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221 THIRTEEN Social work academia and policy in the United States Arati Maleku and Richard Hoefer Academic scholars and higher education institutions are currently called on to contribute to the overall well-being of communities by using their expertise. They are asked to address emerging human needs, solve problems related to globalisation, ameliorate negative impacts of new technologies, and assist with a myriad of other issues. This increasingly requires scholars and institutions of higher education to engage with external groups and organisations

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85 Local and regional economic development in the United States FIVE Local and regional economic development in the United States Terry Clower University of North Texas, US Introduction The practice of L&RED in the US is far from monolithic. As noted in Chapter One, examining the practices and funding mechanisms of L&RED organisations in the US presents some challenges. In area, Australia and the US are similar; however, based on sheer population differences, we were forced to look at a much smaller proportion of all L&RED groups in the US survey. There are

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72 6 The characteristics of blood donors in the United States In the previous chapter, we constructed a typology of blood donors. This attempt to classify the attributes of donors or suppliers of blood also took account of the pattern of values underlying different motivation and recruitment systems, mon etary and contractual, non-monetary and non-contractual. We now consider how the actual distribution and character istics of donors in the United States and England and Wales relate to this typology. To what extent can donors in the two countries be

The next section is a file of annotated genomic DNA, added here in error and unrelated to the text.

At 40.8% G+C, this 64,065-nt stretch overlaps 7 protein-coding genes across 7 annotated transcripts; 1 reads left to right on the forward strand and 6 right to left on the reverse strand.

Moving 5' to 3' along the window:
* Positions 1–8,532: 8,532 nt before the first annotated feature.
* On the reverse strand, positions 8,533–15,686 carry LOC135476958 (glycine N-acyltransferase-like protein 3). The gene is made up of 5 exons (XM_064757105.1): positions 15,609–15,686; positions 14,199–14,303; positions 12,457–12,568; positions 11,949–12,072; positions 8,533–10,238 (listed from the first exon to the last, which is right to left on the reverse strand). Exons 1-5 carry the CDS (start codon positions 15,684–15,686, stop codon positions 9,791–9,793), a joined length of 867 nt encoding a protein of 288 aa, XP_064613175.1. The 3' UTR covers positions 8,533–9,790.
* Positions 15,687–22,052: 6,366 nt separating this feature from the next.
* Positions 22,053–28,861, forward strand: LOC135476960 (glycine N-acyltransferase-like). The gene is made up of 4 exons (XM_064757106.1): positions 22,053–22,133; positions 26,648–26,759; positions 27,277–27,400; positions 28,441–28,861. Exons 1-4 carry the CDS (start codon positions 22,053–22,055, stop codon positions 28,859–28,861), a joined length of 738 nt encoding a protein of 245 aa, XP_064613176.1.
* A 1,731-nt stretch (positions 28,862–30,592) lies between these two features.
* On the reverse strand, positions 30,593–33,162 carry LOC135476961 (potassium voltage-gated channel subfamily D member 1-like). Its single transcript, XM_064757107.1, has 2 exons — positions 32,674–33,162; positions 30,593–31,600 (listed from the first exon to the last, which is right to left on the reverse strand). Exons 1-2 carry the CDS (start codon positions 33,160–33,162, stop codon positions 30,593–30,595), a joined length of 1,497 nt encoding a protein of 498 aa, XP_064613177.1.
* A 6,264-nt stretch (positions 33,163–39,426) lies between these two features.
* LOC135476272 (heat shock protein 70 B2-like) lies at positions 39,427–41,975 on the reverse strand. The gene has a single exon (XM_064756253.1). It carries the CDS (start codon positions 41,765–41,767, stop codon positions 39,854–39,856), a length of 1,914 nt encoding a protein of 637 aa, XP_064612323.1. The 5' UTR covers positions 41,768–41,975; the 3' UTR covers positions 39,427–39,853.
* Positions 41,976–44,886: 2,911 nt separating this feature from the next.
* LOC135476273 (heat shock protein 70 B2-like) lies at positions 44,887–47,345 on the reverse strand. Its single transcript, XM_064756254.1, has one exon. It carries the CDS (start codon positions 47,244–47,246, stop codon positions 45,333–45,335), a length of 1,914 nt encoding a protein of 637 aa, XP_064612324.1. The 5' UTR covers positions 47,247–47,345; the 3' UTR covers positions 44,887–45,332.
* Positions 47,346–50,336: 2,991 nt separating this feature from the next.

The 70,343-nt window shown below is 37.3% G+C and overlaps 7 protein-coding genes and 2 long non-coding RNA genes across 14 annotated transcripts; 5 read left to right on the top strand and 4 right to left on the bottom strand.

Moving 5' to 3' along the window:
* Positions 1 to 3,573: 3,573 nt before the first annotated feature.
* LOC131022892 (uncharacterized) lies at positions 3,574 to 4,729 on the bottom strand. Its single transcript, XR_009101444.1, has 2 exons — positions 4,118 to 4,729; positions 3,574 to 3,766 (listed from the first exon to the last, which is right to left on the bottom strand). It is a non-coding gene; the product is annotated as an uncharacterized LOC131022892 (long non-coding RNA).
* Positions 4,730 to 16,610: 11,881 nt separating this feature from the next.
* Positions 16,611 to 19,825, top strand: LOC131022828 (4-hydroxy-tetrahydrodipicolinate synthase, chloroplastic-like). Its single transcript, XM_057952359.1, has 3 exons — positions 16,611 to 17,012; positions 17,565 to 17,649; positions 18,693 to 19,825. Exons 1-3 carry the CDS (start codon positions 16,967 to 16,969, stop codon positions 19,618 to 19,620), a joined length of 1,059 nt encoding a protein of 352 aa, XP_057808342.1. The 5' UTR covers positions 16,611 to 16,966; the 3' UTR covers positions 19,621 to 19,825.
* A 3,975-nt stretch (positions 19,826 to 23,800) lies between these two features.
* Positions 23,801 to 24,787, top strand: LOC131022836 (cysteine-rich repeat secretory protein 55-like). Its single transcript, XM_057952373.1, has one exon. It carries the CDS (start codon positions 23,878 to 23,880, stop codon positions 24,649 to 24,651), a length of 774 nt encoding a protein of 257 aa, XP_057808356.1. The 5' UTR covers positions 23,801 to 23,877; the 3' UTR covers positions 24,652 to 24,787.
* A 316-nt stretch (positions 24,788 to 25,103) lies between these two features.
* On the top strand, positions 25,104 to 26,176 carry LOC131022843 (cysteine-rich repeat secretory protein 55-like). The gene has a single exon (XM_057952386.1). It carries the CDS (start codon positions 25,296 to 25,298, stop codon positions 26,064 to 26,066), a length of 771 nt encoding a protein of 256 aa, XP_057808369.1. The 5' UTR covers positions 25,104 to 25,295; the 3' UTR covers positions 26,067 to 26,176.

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161 NINE Let the consumer beware: maintenance of licensure and certification in the United States Ruth Horowitz Introduction Despite news headlines publicising the analysis of data from several large-scale studies by a Johns Hopkins University physician that medical errors (about 250,000 each year) are the third leading cause of death in the United States (US) (Makary and Daniel, 2016), the pushback on requiring continuous education for physicians has been strong. In the US, the public rarely questions whether doctors are keeping up with the latest

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Access, Cost and Quality
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Written by a well-respected health and public policy expert, this book provides a comprehensive exploration of the under-appreciated role of public health policy in the United States’ medical care industry.

The book offers students:

• an introduction to the fundamentals of health policy, with comparative perspectives from other countries;

• analysis of major health care programmes, including Medicare, Medicaid, the Affordable Care Act and regulatory programs;

• reflections on issues around access, quality, cost, and the ethics of provision.

By drawing comparisons between the US and other countries, it deepens our understanding of health policy in the US, where it is headed next, and what it might learn from other systems.